(A framed photo that proudly hangs in our store office on the "Wall of Fame, Shame, and Memories")
1998 AMRA NATIONAL OPEN WHEEL MODIFIED POINTS CHAMPIONSHIP TEAM
[/color][/b][/i][/size] 1998 Kurt Hoffess Racing Team # 911. From left to right: (can't remember this crewmember's name), (a much younger) Jason Hall (Crew Chief, current 911 OW Modified), Kurt Hoffess (driver), Danny Hall (crew), Lonnie Fugate (L&T Racing Engines), Curly Joe Hancock (crew)[/b][/i][/size]
The title and subsequent publicity brought Kurt a lot of recognition and also helped him get some national sponsorship deals from getting this, plus the two tracks he ran at regularly gained the bragging rights for all the teams running there to have been a part of having a National Champion from their midst.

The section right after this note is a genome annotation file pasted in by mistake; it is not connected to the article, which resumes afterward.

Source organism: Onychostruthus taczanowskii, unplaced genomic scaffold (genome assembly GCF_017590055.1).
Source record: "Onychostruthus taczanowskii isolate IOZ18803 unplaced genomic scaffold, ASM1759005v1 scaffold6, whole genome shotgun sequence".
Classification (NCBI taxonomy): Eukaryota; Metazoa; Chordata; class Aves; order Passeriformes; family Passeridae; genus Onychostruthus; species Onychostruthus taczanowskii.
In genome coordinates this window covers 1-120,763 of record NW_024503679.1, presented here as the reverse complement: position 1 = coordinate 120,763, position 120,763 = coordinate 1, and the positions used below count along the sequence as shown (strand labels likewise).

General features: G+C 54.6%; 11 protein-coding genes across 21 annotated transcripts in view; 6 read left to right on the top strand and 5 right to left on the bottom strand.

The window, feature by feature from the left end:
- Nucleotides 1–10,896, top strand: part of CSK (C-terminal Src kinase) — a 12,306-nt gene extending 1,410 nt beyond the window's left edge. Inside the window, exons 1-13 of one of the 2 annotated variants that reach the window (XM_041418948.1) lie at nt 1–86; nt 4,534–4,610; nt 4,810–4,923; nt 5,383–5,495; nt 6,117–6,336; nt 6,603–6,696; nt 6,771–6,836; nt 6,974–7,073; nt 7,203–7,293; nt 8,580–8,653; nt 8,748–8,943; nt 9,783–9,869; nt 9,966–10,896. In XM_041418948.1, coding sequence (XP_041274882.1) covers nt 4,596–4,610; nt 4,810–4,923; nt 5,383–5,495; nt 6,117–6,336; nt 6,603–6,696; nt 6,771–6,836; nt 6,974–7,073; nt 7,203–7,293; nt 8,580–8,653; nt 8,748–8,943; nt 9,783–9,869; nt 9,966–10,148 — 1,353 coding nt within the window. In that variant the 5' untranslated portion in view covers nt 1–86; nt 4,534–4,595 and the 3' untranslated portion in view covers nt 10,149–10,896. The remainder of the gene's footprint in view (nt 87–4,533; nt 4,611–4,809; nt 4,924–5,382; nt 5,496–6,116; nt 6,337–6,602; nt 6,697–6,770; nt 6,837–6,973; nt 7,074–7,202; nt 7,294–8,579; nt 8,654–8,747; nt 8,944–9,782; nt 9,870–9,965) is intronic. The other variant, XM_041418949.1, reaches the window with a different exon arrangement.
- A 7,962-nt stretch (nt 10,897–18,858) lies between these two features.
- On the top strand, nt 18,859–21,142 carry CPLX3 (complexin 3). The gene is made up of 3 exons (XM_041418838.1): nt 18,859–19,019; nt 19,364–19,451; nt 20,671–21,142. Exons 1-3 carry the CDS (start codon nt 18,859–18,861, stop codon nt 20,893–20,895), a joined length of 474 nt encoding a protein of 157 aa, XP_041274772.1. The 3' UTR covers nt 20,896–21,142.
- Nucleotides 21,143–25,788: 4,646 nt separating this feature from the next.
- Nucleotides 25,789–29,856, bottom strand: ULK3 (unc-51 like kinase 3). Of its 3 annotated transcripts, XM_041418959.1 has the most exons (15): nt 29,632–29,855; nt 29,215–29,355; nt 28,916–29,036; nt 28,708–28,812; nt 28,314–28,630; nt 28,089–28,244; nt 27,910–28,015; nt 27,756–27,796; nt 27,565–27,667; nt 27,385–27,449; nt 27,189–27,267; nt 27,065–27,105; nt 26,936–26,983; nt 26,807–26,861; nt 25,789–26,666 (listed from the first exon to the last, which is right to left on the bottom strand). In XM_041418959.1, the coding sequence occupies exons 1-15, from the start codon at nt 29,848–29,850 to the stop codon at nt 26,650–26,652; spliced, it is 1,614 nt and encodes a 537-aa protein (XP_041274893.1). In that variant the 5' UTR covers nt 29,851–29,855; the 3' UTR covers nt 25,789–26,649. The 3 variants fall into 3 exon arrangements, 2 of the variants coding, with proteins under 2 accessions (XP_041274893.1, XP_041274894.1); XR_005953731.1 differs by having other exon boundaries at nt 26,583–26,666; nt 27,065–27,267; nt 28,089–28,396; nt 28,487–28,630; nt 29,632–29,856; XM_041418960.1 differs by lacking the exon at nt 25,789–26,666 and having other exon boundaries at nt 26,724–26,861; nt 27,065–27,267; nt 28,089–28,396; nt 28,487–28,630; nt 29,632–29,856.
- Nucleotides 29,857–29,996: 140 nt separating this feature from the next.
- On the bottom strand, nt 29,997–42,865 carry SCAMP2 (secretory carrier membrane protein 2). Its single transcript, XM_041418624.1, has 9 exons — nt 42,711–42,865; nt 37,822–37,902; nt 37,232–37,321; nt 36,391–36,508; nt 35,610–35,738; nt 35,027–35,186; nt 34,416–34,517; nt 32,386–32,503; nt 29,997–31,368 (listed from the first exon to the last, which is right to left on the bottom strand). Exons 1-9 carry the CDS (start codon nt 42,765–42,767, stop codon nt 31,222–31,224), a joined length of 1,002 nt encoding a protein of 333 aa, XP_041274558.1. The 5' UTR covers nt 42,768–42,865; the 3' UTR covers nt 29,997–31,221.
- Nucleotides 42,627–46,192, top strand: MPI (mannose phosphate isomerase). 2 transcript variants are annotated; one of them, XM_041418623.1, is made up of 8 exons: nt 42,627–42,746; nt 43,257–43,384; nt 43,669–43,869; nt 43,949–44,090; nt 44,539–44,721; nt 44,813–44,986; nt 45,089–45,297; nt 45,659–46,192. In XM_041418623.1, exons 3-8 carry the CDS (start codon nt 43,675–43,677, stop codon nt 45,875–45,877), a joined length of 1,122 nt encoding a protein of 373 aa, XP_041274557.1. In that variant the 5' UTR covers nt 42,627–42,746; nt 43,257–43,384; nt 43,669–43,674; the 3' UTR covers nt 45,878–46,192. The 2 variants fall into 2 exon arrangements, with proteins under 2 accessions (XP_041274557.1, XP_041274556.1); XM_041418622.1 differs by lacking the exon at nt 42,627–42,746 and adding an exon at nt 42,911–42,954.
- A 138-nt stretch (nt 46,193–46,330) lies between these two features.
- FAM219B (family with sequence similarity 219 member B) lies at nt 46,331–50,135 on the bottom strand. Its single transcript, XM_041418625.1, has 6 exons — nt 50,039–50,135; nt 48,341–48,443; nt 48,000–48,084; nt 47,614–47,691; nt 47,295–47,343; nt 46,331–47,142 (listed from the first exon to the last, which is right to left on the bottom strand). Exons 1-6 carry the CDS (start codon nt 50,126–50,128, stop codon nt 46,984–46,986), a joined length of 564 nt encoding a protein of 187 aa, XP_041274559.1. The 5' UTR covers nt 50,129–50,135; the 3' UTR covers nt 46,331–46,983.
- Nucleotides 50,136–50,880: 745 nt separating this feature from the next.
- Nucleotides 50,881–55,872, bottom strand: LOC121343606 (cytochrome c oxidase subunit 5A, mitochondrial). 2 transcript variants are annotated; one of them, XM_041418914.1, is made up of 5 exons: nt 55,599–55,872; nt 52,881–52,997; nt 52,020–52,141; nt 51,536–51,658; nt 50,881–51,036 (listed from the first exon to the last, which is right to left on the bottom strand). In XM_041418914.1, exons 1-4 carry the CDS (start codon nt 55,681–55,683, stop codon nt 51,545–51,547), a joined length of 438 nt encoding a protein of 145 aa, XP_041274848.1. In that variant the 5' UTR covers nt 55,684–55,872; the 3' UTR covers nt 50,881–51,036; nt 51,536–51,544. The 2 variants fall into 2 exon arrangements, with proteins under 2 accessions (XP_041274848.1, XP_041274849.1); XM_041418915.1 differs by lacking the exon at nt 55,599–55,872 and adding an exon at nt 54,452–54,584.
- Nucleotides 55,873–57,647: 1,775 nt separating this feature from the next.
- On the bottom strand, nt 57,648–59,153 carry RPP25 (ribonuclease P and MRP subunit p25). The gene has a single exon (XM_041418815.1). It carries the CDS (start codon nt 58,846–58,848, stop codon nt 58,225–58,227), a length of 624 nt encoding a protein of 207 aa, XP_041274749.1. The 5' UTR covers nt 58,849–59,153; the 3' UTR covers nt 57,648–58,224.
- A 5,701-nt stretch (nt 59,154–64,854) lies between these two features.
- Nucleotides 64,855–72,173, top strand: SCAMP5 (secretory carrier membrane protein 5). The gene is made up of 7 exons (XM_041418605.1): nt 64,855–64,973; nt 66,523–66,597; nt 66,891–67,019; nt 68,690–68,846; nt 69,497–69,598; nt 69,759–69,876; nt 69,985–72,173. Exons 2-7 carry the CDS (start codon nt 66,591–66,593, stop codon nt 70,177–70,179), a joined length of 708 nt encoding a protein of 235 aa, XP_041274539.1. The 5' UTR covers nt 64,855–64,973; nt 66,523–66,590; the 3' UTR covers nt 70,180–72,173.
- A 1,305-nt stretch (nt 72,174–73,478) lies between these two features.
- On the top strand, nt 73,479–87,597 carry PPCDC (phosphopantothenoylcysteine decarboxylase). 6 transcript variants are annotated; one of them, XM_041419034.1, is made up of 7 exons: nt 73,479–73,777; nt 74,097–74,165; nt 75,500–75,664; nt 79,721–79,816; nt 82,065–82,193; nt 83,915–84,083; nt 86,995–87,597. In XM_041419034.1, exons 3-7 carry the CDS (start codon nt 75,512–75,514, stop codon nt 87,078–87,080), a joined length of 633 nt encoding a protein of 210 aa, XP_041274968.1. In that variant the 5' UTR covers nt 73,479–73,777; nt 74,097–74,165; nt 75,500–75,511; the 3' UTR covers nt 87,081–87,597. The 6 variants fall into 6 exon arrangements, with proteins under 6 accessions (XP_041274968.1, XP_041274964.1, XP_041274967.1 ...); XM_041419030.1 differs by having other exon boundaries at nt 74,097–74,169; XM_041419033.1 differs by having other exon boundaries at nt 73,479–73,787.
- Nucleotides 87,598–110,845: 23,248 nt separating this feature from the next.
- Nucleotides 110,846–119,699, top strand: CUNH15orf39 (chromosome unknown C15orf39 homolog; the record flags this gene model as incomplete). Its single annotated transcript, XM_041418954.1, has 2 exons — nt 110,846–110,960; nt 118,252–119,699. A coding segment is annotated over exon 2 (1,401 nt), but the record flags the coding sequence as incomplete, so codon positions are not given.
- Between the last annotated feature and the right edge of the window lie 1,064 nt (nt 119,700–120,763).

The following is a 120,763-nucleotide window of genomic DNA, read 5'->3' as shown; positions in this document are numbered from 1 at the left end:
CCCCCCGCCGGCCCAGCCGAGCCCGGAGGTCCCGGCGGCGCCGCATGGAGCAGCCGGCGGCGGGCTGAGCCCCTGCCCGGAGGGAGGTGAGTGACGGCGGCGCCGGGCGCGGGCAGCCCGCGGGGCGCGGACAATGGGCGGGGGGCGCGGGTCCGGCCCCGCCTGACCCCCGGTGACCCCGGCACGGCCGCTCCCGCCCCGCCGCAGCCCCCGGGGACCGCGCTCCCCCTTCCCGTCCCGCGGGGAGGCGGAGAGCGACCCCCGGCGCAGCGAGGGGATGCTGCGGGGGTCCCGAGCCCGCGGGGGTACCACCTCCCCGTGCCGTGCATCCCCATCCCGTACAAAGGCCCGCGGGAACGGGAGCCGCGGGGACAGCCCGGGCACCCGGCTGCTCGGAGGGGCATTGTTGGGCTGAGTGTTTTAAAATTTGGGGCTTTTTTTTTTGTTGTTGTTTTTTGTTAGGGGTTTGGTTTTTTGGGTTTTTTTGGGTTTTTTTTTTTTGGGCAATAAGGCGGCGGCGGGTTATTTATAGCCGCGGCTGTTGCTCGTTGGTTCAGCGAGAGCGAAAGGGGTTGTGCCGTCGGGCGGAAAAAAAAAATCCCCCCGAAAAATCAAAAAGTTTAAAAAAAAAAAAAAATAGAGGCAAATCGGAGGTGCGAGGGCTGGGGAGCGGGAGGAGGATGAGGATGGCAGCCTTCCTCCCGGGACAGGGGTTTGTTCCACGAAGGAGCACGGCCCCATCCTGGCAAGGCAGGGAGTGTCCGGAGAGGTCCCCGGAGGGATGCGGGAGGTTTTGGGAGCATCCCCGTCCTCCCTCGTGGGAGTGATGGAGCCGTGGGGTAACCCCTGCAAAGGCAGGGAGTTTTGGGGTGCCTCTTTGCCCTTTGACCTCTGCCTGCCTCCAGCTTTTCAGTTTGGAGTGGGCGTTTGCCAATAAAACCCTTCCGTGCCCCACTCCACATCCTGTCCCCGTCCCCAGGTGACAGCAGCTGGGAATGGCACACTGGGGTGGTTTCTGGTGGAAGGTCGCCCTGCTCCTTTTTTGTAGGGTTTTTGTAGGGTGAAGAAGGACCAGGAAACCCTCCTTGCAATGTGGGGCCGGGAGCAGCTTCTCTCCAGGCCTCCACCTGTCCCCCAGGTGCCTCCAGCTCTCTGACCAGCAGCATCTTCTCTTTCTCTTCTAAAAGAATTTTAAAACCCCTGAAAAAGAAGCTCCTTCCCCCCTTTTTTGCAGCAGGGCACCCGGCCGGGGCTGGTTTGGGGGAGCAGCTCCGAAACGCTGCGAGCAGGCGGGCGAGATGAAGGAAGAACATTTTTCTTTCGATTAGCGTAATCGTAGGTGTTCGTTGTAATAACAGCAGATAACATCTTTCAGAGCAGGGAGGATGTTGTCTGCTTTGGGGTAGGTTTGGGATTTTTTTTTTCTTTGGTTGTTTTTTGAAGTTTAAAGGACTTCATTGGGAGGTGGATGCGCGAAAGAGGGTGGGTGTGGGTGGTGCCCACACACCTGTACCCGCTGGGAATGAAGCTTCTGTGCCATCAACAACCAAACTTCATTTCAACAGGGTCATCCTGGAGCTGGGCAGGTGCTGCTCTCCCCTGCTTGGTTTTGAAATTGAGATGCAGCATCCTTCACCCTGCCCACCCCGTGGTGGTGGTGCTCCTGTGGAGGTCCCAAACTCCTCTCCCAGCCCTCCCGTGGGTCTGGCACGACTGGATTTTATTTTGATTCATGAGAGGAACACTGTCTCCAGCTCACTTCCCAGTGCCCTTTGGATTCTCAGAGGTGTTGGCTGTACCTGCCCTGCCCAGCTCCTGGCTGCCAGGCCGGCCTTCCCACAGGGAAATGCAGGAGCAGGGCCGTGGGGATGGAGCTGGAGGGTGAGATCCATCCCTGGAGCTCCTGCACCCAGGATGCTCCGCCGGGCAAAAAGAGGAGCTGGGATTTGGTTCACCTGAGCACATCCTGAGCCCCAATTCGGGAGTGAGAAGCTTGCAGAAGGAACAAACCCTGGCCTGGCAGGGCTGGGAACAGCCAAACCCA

The point I'm making is that this would never have been possible if there had not been a series involved.
Post by B.O.H.V. Series PR on Dec 11, 2009 8:18:08 GMT -5
Warren, thanks again. Your input and support are greatly appreciated. I like youself have been involved in racing for many years and aware of the gentleman which you are refering to. We will keep plugging along and improving the B.O.H.V. SERIES and all input is greatly appreciated.